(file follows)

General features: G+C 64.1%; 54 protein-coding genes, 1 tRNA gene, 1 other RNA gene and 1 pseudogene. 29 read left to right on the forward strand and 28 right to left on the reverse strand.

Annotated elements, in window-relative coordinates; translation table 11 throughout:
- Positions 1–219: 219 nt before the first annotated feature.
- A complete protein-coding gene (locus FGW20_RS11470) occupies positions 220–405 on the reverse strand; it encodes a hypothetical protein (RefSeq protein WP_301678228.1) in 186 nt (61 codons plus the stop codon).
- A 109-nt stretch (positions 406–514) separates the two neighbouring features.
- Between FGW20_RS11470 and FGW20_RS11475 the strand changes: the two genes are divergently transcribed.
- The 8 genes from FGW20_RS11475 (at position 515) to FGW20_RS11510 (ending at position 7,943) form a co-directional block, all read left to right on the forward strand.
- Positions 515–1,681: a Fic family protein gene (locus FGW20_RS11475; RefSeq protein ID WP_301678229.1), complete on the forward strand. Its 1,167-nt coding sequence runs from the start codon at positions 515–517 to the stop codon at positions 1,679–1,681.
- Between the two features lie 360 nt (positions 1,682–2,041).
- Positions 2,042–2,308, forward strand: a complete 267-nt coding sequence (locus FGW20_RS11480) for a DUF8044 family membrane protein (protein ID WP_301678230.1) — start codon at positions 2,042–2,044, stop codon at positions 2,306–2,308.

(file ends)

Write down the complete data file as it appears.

General features: G+C 64.1%; 54 protein-coding genes, 1 tRNA gene, 1 other RNA gene and 1 pseudogene. 29 read left to right on the forward strand and 28 right to left on the reverse strand.

Annotated elements, in window-relative coordinates; translation table 11 throughout:
- Positions 1–219: 219 nt before the first annotated feature.
- A complete protein-coding gene (locus FGW20_RS11470) occupies positions 220–405 on the reverse strand; it encodes a hypothetical protein (RefSeq protein WP_301678228.1) in 186 nt (61 codons plus the stop codon).
- A 109-nt stretch (positions 406–514) separates the two neighbouring features.
- Between FGW20_RS11470 and FGW20_RS11475 the strand changes: the two genes are divergently transcribed.
- The 8 genes from FGW20_RS11475 (at position 515) to FGW20_RS11510 (ending at position 7,943) form a co-directional block, all read left to right on the forward strand.
- Positions 515–1,681: a Fic family protein gene (locus FGW20_RS11475; RefSeq protein ID WP_301678229.1), complete on the forward strand. Its 1,167-nt coding sequence runs from the start codon at positions 515–517 to the stop codon at positions 1,679–1,681.
- Between the two features lie 360 nt (positions 1,682–2,041).
- Positions 2,042–2,308, forward strand: a complete 267-nt coding sequence (locus FGW20_RS11480) for a DUF8044 family membrane protein (protein ID WP_301678230.1) — start codon at positions 2,042–2,044, stop codon at positions 2,306–2,308.